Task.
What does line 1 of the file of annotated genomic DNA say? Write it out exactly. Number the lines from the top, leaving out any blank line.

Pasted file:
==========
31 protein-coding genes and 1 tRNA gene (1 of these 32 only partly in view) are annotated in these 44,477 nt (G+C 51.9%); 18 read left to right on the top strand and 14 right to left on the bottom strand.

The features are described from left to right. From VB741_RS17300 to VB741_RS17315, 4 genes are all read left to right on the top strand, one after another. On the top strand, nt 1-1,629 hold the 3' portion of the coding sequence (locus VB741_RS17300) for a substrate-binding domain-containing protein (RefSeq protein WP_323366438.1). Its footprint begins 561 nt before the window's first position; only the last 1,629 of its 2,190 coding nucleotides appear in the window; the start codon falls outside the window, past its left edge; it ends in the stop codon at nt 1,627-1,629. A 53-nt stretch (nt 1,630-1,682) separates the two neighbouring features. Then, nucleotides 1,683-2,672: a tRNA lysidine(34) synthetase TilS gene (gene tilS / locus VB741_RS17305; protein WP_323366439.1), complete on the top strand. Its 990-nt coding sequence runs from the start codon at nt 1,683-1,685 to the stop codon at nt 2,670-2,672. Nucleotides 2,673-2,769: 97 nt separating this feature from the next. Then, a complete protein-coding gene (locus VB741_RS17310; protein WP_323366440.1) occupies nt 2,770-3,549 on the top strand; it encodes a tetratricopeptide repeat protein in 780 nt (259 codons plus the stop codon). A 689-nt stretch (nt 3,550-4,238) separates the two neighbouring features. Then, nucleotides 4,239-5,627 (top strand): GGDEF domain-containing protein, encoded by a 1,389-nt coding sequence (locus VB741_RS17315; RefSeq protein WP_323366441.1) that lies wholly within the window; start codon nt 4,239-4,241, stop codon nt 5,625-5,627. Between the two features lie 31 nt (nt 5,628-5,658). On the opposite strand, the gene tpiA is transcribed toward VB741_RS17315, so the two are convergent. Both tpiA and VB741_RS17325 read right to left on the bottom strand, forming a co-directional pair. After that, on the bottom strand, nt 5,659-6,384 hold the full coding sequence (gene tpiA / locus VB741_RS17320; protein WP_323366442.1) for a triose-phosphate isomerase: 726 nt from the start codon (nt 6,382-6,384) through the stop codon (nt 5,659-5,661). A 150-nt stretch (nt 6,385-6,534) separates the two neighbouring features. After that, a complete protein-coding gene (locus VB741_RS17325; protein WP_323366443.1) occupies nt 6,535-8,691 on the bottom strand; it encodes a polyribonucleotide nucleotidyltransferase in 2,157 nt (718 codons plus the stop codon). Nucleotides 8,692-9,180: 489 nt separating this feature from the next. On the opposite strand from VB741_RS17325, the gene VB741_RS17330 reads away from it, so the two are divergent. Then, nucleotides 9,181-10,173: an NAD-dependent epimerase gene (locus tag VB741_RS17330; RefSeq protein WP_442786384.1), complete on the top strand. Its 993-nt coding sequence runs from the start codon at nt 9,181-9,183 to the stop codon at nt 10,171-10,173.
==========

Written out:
31 protein-coding genes and 1 tRNA gene (1 of these 32 only partly in view) are annotated in these 44,477 nt (G+C 51.9%); 18 read left to right on the top strand and 14 right to left on the bottom strand.